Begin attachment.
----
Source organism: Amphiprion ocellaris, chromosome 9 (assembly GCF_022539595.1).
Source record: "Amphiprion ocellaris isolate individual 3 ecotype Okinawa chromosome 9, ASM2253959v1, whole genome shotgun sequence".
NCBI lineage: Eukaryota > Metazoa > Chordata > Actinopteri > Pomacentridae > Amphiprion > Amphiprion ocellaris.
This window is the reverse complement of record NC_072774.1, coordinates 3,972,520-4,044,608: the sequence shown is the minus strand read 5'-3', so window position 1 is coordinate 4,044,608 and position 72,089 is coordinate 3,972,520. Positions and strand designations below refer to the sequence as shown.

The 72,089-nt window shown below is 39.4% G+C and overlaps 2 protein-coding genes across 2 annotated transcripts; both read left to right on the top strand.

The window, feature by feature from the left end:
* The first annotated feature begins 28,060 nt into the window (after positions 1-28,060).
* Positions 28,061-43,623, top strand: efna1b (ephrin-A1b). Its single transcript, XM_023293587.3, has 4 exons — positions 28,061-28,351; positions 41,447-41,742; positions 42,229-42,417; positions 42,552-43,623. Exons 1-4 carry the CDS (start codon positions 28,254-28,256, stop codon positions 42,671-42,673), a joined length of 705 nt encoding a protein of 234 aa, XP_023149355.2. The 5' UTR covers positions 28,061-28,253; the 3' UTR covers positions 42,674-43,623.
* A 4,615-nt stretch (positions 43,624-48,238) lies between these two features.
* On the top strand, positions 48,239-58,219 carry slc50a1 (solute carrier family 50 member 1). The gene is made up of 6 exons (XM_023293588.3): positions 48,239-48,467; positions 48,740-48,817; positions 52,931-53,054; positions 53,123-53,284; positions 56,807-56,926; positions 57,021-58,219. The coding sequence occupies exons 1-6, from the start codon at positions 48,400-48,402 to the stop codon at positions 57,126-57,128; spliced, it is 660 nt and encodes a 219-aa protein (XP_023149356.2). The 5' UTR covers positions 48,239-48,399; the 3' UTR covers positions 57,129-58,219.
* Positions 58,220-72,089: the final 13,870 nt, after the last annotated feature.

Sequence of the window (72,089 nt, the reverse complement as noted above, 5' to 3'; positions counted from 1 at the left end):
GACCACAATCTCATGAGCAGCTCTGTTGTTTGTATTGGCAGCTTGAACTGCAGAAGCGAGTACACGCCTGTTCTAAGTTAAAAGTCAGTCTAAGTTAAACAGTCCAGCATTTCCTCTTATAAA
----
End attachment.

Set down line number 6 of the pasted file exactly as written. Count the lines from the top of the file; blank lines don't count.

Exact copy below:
The window, feature by feature from the left end: